The Vista Install itself was a Smooth install. Minor hiccups here and there. Surprisingly, there were no drivers issues (things have come a long way since the Beta 1 days, when I had a bad time with the drivers). I didn't have to install a single driver manually. It detected everything on my Dell 700m and pretty much installed it, automatically. Sweet! Most hiccups were compatibility issues with 3rd Party tools, which is expected anyway, because of the enhanced security. Workarounds and alternate tools that work in Vista were pretty easy to find. Yes, there were some very minor issues with the default display drivers - which work fine with extended monitors but somehow, will not let me run on a external projector. I think I can live with that till Dell comes out with their own drivers. [This was resolved. If you googled to this page, in search of Intel-Adaptor-on-Dell Display Driver issues for Vista, see update at the end of the post.]

The real "Opps!" moment however, came when I was done with installing IIS 7.0 and started installing Visual Studio 2005. This is when I was warned that Visual Studio 2005 has known compatibility issues with Vista. I ignored the warning and the installation continued smoothly. Finally I decided to test my installation by making a simple ASP.NET 2.0 Hello-World website. Apparently, Studio would not let me open a website from the Local IIS.

The Warning Said: "You must be a member of the Administrator group on the local computer to access the IIS..."; This however, is a known issues and has to do with the Vista's On-Demand Administrator (i.e. UAC) feature. Installation of additional IIS components, A right click on Studio's Shortcut, followed by a "Run As Administrator" fixes this issue. There's a detailed post on this both as Scott Guthrie's Blog and MSDN. Both of these are pretty helpful and elaborate; So I won't repeat that information here.

After I did everything mentioned in the MSDN / Scott's Post, I could now open web sites from the local IIS. But wait, that was not the complete Fix. Once those steps were applied there were issues with Visual Studio which wanted me to have Integrated Windows Authentication in the Virtual Directory. Now this is something that is not installed by default with IIS 7.0. Which means that I had to explicitly go to "Turn Windows features on or off" and install Integrated Authentication for IIS. (I went ahead and installed all three since I am used-to and use all three - Integrated, Digest and Basic, in different projects. With this done I configured the virtual directory to use Integrated Windows Authentication using IIS Manager.)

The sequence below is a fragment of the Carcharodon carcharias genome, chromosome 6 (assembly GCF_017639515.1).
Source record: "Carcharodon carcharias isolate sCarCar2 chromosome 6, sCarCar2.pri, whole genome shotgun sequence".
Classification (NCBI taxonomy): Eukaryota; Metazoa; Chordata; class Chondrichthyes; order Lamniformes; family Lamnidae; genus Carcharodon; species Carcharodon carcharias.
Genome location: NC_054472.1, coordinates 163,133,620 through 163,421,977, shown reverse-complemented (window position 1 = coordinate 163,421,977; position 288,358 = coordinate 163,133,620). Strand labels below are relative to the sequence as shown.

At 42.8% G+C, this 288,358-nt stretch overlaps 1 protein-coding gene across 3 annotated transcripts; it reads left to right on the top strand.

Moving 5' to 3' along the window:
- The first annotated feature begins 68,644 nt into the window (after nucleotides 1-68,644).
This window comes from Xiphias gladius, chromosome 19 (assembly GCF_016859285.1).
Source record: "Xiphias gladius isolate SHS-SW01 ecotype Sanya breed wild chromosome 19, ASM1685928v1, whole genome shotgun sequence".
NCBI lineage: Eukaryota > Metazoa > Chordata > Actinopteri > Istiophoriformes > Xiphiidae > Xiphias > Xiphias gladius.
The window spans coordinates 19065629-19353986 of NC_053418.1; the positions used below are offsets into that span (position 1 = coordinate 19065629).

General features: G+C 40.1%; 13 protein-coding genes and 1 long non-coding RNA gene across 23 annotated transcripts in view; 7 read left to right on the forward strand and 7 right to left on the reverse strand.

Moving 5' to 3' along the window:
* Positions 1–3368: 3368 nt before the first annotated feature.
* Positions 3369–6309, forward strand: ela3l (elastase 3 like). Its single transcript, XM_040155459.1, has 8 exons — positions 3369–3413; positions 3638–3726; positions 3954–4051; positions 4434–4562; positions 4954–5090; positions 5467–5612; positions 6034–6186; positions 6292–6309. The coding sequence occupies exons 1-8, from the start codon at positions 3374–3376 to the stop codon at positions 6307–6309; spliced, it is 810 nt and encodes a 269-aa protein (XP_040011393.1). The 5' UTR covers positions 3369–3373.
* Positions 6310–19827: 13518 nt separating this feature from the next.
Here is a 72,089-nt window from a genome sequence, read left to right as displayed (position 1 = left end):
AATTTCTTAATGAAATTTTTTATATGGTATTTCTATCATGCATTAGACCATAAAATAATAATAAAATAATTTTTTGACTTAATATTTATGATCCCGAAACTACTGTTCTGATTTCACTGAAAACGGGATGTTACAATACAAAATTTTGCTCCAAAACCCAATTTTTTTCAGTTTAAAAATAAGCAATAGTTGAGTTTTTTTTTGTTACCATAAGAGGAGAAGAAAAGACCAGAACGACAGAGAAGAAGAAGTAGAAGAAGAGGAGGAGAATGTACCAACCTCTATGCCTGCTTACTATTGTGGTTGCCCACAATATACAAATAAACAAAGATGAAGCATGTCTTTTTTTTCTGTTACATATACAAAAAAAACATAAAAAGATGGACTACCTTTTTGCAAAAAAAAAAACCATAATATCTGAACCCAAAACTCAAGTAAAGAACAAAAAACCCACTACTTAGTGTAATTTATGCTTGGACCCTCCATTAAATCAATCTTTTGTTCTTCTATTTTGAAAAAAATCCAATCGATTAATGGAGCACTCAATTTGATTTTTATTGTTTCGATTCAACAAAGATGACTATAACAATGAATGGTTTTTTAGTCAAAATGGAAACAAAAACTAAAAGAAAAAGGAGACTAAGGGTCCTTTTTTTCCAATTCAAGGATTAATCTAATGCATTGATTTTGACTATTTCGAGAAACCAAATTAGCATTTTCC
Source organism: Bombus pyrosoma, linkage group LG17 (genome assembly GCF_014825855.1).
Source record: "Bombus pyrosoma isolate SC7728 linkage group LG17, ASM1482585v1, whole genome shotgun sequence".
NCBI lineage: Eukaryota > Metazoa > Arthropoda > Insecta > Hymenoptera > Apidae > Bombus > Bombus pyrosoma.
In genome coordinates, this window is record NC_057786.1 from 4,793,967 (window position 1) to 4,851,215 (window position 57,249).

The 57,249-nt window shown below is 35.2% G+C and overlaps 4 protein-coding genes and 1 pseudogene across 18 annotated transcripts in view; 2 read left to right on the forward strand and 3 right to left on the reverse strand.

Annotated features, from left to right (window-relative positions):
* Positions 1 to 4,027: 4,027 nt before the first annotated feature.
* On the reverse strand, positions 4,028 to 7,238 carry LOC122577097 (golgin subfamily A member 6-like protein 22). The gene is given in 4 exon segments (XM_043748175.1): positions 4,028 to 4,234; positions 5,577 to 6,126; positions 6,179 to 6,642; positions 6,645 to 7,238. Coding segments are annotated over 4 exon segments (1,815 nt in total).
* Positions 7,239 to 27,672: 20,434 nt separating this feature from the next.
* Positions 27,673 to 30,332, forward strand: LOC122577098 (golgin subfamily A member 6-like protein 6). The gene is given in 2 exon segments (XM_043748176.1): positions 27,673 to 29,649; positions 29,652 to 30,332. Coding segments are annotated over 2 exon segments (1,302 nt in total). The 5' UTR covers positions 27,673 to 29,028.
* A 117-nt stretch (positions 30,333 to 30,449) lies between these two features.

So, was that it? Not Really. I still wasn't able to Debug my website. This time Visual Studio showed a security Dialog Box telling me that wasn't able to start debugging on the web server:

The workaround for this is to configure the site / virtual directory (depending on what you're trying to debug from Visual Studio) to run under the "Classic .NET Pool". To Do this just right-click the site on the new IIS Management console and click "Advanced Settings". In the Property Pane that opens up, change the Application Pool Setting to "Classic .NET AppPool" instead of "DefaultAppPool". 

With this done I opened my sample site in Visual Studio.NET 2005 and clicked the Play button (F5 key) and the Debugging worked, just like it should!

Yet another tricky Gotcha here is that changing the Application Pool for the website to Classic .NET pool doesn't seem to change the pool for all virtual directories under it. In other words, if you moved your entire site to DefaultAppPool but are trying to debug a specific virtual directory, you still need to go ahead and manually change the Advanced settings of that Virtual Directory to run Classic .NET AppPool, to enable debugging on it.

There were some 'really convincing' posts out there, that I came across, in a couple of Forums (I can't seem to find the link to those) where people suggested that F5 / Play and Debug is something you cannot do in Vista. I guess, that information is either old (from early beta builds) or just inaccurate. I would have liked to post a reply there and clear this up, but I can't seem to find the link again after reaching the right answer. So, I'm going to post this article here and hopefully Google will index it and help others who're trying to get this to work.